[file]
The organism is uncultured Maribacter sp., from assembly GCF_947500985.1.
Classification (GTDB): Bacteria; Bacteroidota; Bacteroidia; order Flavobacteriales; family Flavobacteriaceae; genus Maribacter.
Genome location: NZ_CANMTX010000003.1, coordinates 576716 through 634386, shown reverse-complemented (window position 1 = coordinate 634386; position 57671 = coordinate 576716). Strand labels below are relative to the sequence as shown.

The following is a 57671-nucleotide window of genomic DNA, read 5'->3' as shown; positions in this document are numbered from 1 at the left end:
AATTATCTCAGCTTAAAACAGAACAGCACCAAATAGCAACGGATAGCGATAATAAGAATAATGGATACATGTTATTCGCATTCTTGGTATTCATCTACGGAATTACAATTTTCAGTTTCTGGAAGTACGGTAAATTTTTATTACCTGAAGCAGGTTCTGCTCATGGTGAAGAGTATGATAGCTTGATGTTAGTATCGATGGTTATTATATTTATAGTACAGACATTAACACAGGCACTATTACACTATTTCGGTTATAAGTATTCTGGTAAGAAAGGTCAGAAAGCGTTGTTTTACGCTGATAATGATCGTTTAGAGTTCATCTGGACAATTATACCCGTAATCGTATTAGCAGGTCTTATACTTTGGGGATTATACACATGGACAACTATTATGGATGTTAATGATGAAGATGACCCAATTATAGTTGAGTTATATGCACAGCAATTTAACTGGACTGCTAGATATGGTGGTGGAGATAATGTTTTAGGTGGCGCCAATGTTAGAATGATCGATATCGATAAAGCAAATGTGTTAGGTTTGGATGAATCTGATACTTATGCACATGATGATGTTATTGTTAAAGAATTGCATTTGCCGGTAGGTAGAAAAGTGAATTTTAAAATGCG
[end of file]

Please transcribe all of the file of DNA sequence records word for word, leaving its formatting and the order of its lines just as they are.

The organism is uncultured Maribacter sp., from assembly GCF_947500985.1.
Classification (GTDB): Bacteria; Bacteroidota; Bacteroidia; order Flavobacteriales; family Flavobacteriaceae; genus Maribacter.
Genome location: NZ_CANMTX010000003.1, coordinates 576716 through 634386, shown reverse-complemented (window position 1 = coordinate 634386; position 57671 = coordinate 576716). Strand labels below are relative to the sequence as shown.

The following is a 57671-nucleotide window of genomic DNA, read 5'->3' as shown; positions in this document are numbered from 1 at the left end:
AATTATCTCAGCTTAAAACAGAACAGCACCAAATAGCAACGGATAGCGATAATAAGAATAATGGATACATGTTATTCGCATTCTTGGTATTCATCTACGGAATTACAATTTTCAGTTTCTGGAAGTACGGTAAATTTTTATTACCTGAAGCAGGTTCTGCTCATGGTGAAGAGTATGATAGCTTGATGTTAGTATCGATGGTTATTATATTTATAGTACAGACATTAACACAGGCACTATTACACTATTTCGGTTATAAGTATTCTGGTAAGAAAGGTCAGAAAGCGTTGTTTTACGCTGATAATGATCGTTTAGAGTTCATCTGGACAATTATACCCGTAATCGTATTAGCAGGTCTTATACTTTGGGGATTATACACATGGACAACTATTATGGATGTTAATGATGAAGATGACCCAATTATAGTTGAGTTATATGCACAGCAATTTAACTGGACTGCTAGATATGGTGGTGGAGATAATGTTTTAGGTGGCGCCAATGTTAGAATGATCGATATCGATAAAGCAAATGTGTTAGGTTTGGATGAATCTGATACTTATGCACATGATGATGTTATTGTTAAAGAATTGCATTTGCCGGTAGGTAGAAAAGTGAATTTTAAAATGCG